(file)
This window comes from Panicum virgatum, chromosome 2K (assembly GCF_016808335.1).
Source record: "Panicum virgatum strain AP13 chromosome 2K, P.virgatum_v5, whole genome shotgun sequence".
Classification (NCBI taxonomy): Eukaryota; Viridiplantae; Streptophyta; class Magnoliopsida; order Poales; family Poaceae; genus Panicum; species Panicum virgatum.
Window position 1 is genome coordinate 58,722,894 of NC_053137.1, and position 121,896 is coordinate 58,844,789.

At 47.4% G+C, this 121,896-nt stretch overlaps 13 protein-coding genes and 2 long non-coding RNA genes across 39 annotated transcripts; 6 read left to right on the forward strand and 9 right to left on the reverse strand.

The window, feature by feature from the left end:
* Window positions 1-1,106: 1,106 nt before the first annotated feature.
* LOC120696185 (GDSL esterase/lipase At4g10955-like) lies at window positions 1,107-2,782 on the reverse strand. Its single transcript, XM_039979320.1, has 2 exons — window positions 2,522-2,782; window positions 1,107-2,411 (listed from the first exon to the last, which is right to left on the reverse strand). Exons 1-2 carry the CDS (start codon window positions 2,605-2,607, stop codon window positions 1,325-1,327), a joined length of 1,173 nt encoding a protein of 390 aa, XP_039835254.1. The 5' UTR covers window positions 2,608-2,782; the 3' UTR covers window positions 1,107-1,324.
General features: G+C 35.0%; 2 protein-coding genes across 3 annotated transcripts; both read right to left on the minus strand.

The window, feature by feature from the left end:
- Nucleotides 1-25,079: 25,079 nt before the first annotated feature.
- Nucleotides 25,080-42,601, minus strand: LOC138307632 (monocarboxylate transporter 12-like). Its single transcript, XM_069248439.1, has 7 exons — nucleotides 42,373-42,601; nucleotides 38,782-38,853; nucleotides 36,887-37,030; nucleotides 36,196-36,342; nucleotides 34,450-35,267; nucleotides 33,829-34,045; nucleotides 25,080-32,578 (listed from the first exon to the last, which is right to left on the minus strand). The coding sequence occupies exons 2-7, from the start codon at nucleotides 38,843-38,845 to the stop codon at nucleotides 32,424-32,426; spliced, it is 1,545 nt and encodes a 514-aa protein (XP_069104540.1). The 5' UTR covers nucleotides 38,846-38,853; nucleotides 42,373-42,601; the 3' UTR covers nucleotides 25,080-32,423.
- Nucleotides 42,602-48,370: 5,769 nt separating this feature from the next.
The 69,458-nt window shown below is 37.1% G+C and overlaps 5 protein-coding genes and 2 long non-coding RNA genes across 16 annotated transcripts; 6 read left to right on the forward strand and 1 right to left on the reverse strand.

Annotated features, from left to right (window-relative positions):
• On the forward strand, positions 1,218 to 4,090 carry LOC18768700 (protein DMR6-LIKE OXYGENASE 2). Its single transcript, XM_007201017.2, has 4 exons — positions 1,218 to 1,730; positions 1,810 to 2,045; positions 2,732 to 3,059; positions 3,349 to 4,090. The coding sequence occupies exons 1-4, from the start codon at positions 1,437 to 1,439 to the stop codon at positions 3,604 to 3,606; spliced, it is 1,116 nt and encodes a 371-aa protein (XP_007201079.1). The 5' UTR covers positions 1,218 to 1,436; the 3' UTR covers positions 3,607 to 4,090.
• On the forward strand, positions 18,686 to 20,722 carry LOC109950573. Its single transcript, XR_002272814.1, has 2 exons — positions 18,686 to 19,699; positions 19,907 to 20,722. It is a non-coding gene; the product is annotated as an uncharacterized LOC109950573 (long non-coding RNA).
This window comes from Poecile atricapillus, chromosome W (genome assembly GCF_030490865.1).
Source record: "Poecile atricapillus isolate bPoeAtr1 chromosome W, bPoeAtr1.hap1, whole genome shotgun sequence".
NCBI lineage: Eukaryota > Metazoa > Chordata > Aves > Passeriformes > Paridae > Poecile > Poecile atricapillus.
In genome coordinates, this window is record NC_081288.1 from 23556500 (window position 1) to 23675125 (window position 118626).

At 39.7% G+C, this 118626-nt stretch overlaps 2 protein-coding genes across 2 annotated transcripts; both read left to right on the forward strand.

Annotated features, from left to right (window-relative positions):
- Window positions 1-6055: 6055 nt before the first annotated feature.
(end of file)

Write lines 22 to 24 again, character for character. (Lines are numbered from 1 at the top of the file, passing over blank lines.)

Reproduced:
At 39.7% G+C, this 118626-nt stretch overlaps 2 protein-coding genes across 2 annotated transcripts; both read left to right on the forward strand.

Annotated features, from left to right (window-relative positions):
- Window positions 1-6055: 6055 nt before the first annotated feature.